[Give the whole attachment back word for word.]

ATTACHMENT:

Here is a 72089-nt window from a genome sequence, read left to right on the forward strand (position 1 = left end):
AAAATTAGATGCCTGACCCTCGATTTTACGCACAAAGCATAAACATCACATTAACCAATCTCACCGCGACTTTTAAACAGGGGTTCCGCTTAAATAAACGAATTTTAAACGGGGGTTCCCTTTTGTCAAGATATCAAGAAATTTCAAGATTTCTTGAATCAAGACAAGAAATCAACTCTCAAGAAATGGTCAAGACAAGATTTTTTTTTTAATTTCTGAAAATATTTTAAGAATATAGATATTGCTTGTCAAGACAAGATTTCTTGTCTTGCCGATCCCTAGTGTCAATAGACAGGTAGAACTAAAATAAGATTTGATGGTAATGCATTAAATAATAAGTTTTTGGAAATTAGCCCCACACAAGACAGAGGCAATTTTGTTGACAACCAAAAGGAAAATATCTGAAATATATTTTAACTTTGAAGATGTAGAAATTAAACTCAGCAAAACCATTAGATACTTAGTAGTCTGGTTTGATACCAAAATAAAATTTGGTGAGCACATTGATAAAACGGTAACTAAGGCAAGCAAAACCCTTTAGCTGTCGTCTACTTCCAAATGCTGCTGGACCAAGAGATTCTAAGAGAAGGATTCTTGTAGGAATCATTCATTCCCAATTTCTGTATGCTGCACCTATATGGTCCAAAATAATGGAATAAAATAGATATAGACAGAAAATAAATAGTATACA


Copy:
Here is a 72089-nt window from a genome sequence, read left to right on the forward strand (position 1 = left end):
AAAATTAGATGCCTGACCCTCGATTTTACGCACAAAGCATAAACATCACATTAACCAATCTCACCGCGACTTTTAAACAGGGGTTCCGCTTAAATAAACGAATTTTAAACGGGGGTTCCCTTTTGTCAAGATATCAAGAAATTTCAAGATTTCTTGAATCAAGACAAGAAATCAACTCTCAAGAAATGGTCAAGACAAGATTTTTTTTTTAATTTCTGAAAATATTTTAAGAATATAGATATTGCTTGTCAAGACAAGATTTCTTGTCTTGCCGATCCCTAGTGTCAATAGACAGGTAGAACTAAAATAAGATTTGATGGTAATGCATTAAATAATAAGTTTTTGGAAATTAGCCCCACACAAGACAGAGGCAATTTTGTTGACAACCAAAAGGAAAATATCTGAAATATATTTTAACTTTGAAGATGTAGAAATTAAACTCAGCAAAACCATTAGATACTTAGTAGTCTGGTTTGATACCAAAATAAAATTTGGTGAGCACATTGATAAAACGGTAACTAAGGCAAGCAAAACCCTTTAGCTGTCGTCTACTTCCAAATGCTGCTGGACCAAGAGATTCTAAGAGAAGGATTCTTGTAGGAATCATTCATTCCCAATTTCTGTATGCTGCACCTATATGGTCCAAAATAATGGAATAAAATAGATATAGACAGAAAATAAATAGTATACA